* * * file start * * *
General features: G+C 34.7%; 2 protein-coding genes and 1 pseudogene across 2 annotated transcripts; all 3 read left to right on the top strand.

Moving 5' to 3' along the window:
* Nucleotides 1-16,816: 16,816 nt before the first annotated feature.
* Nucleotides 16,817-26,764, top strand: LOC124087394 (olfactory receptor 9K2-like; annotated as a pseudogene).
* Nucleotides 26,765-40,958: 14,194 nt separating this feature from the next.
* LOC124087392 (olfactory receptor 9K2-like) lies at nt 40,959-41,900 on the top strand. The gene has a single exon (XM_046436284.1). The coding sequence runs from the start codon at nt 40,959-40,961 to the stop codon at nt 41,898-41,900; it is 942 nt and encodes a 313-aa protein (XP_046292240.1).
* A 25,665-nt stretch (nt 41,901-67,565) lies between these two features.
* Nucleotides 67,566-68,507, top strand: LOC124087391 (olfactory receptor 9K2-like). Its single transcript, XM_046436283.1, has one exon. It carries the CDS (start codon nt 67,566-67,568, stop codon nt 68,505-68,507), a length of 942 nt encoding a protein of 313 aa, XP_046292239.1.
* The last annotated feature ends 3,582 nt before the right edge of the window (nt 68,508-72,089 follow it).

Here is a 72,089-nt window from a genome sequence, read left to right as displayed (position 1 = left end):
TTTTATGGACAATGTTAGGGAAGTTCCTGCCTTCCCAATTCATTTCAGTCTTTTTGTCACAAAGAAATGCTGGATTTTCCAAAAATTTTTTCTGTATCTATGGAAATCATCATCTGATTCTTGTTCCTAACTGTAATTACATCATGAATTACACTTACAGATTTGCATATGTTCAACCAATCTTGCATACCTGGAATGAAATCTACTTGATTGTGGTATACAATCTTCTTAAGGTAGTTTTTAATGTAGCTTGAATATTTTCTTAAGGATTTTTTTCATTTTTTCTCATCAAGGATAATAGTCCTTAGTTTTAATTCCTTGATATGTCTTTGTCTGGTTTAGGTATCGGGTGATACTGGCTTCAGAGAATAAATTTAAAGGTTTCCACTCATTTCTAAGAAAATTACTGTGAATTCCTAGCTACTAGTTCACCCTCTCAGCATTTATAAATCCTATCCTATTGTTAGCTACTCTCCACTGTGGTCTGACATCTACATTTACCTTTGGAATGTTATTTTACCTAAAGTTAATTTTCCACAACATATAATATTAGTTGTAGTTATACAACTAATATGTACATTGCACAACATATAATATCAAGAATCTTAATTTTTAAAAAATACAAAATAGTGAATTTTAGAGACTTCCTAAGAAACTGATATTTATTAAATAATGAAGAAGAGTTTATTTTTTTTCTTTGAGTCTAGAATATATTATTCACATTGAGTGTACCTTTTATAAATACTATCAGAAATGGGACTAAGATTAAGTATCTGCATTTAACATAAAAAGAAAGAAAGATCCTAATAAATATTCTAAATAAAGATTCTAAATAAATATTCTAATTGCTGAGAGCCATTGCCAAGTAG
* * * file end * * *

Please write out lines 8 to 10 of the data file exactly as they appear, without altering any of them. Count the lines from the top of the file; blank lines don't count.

* Nucleotides 67,566-68,507, top strand: LOC124087391 (olfactory receptor 9K2-like). Its single transcript, XM_046436283.1, has one exon. It carries the CDS (start codon nt 67,566-67,568, stop codon nt 68,505-68,507), a length of 942 nt encoding a protein of 313 aa, XP_046292239.1.
* The last annotated feature ends 3,582 nt before the right edge of the window (nt 68,508-72,089 follow it).

Here is a 72,089-nt window from a genome sequence, read left to right as displayed (position 1 = left end):